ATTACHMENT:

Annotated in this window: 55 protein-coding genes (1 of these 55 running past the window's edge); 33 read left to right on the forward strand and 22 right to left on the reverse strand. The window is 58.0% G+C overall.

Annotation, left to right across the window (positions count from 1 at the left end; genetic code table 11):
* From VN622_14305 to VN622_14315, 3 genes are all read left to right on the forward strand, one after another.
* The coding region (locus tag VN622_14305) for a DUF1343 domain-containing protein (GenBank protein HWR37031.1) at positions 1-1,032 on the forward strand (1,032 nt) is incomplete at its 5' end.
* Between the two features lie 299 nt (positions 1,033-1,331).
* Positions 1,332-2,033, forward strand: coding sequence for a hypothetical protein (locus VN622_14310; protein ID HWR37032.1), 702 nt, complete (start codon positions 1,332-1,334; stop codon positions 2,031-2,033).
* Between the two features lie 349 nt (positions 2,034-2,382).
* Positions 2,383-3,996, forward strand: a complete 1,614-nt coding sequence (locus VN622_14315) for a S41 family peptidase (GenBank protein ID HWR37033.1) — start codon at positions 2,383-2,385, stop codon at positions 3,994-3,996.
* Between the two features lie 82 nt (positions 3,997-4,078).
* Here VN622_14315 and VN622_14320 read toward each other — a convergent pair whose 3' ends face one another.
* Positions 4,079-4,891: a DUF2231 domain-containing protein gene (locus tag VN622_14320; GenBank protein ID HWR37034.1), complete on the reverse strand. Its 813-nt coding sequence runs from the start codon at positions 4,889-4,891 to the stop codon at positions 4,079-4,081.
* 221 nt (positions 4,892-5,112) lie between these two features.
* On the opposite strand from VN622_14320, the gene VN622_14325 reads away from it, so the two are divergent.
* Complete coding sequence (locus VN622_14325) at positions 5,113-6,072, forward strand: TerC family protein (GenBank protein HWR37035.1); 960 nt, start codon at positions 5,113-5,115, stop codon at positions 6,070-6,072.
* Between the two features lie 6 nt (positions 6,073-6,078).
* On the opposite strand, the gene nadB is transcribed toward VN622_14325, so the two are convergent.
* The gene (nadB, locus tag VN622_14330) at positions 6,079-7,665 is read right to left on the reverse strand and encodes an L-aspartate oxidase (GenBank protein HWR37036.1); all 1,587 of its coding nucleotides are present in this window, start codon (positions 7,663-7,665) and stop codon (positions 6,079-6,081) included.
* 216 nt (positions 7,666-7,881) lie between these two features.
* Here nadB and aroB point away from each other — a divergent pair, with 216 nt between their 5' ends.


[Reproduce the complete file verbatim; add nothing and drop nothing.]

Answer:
Annotated in this window: 55 protein-coding genes (1 of these 55 running past the window's edge); 33 read left to right on the forward strand and 22 right to left on the reverse strand. The window is 58.0% G+C overall.

Annotation, left to right across the window (positions count from 1 at the left end; genetic code table 11):
* From VN622_14305 to VN622_14315, 3 genes are all read left to right on the forward strand, one after another.
* The coding region (locus tag VN622_14305) for a DUF1343 domain-containing protein (GenBank protein HWR37031.1) at positions 1-1,032 on the forward strand (1,032 nt) is incomplete at its 5' end.
* Between the two features lie 299 nt (positions 1,033-1,331).
* Positions 1,332-2,033, forward strand: coding sequence for a hypothetical protein (locus VN622_14310; protein ID HWR37032.1), 702 nt, complete (start codon positions 1,332-1,334; stop codon positions 2,031-2,033).
* Between the two features lie 349 nt (positions 2,034-2,382).
* Positions 2,383-3,996, forward strand: a complete 1,614-nt coding sequence (locus VN622_14315) for a S41 family peptidase (GenBank protein ID HWR37033.1) — start codon at positions 2,383-2,385, stop codon at positions 3,994-3,996.
* Between the two features lie 82 nt (positions 3,997-4,078).
* Here VN622_14315 and VN622_14320 read toward each other — a convergent pair whose 3' ends face one another.
* Positions 4,079-4,891: a DUF2231 domain-containing protein gene (locus tag VN622_14320; GenBank protein ID HWR37034.1), complete on the reverse strand. Its 813-nt coding sequence runs from the start codon at positions 4,889-4,891 to the stop codon at positions 4,079-4,081.
* 221 nt (positions 4,892-5,112) lie between these two features.
* On the opposite strand from VN622_14320, the gene VN622_14325 reads away from it, so the two are divergent.
* Complete coding sequence (locus VN622_14325) at positions 5,113-6,072, forward strand: TerC family protein (GenBank protein HWR37035.1); 960 nt, start codon at positions 5,113-5,115, stop codon at positions 6,070-6,072.
* Between the two features lie 6 nt (positions 6,073-6,078).
* On the opposite strand, the gene nadB is transcribed toward VN622_14325, so the two are convergent.
* The gene (nadB, locus tag VN622_14330) at positions 6,079-7,665 is read right to left on the reverse strand and encodes an L-aspartate oxidase (GenBank protein HWR37036.1); all 1,587 of its coding nucleotides are present in this window, start codon (positions 7,663-7,665) and stop codon (positions 6,079-6,081) included.
* 216 nt (positions 7,666-7,881) lie between these two features.
* Here nadB and aroB point away from each other — a divergent pair, with 216 nt between their 5' ends.